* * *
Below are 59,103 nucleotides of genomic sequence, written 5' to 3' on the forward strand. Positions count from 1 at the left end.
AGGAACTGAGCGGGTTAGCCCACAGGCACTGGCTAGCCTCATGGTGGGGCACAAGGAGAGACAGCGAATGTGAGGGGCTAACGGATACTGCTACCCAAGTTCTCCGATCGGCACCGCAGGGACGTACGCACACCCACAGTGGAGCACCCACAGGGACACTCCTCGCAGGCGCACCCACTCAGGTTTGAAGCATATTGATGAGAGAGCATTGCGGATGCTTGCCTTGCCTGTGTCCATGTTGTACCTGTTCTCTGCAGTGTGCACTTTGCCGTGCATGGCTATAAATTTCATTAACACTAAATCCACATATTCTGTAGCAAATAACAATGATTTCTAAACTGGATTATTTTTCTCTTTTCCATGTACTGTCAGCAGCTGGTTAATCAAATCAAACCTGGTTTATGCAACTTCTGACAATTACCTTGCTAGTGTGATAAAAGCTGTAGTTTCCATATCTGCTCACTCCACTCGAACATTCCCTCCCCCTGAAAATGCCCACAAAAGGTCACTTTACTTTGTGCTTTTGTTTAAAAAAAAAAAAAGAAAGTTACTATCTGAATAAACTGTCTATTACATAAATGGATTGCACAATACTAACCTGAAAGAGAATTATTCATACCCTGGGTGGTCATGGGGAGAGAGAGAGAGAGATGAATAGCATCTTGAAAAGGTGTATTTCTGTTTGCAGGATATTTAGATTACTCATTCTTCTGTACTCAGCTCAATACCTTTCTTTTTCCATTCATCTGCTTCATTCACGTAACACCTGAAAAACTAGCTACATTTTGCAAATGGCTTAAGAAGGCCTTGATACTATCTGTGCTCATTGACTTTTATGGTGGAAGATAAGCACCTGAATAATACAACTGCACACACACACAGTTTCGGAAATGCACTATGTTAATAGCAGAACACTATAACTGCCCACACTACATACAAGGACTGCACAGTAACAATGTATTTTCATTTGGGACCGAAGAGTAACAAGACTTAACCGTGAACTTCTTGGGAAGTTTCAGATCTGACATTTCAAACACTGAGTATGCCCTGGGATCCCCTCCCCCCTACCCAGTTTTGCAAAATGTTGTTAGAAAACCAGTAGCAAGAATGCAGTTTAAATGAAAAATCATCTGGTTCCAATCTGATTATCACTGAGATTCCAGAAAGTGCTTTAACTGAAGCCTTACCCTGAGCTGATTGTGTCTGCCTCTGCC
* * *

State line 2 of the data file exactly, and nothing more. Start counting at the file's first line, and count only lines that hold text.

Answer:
AGGAACTGAGCGGGTTAGCCCACAGGCACTGGCTAGCCTCATGGTGGGGCACAAGGAGAGACAGCGAATGTGAGGGGCTAACGGATACTGCTACCCAAGTTCTCCGATCGGCACCGCAGGGACGTACGCACACCCACAGTGGAGCACCCACAGGGACACTCCTCGCAGGCGCACCCACTCAGGTTTGAAGCATATTGATGAGAGAGCATTGCGGATGCTTGCCTTGCCTGTGTCCATGTTGTACCTGTTCTCTGCAGTGTGCACTTTGCCGTGCATGGCTATAAATTTCATTAACACTAAATCCACATATTCTGTAGCAAATAACAATGATTTCTAAACTGGATTATTTTTCTCTTTTCCATGTACTGTCAGCAGCTGGTTAATCAAATCAAACCTGGTTTATGCAACTTCTGACAATTACCTTGCTAGTGTGATAAAAGCTGTAGTTTCCATATCTGCTCACTCCACTCGAACATTCCCTCCCCCTGAAAATGCCCACAAAAGGTCACTTTACTTTGTGCTTTTGTTTAAAAAAAAAAAAAGAAAGTTACTATCTGAATAAACTGTCTATTACATAAATGGATTGCACAATACTAACCTGAAAGAGAATTATTCATACCCTGGGTGGTCATGGGGAGAGAGAGAGAGAGATGAATAGCATCTTGAAAAGGTGTATTTCTGTTTGCAGGATATTTAGATTACTCATTCTTCTGTACTCAGCTCAATACCTTTCTTTTTCCATTCATCTGCTTCATTCACGTAACACCTGAAAAACTAGCTACATTTTGCAAATGGCTTAAGAAGGCCTTGATACTATCTGTGCTCATTGACTTTTATGGTGGAAGATAAGCACCTGAATAATACAACTGCACACACACACAGTTTCGGAAATGCACTATGTTAATAGCAGAACACTATAACTGCCCACACTACATACAAGGACTGCACAGTAACAATGTATTTTCATTTGGGACCGAAGAGTAACAAGACTTAACCGTGAACTTCTTGGGAAGTTTCAGATCTGACATTTCAAACACTGAGTATGCCCTGGGATCCCCTCCCCCCTACCCAGTTTTGCAAAATGTTGTTAGAAAACCAGTAGCAAGAATGCAGTTTAAATGAAAAATCATCTGGTTCCAATCTGATTATCACTGAGATTCCAGAAAGTGCTTTAACTGAAGCCTTACCCTGAGCTGATTGTGTCTGCCTCTGCC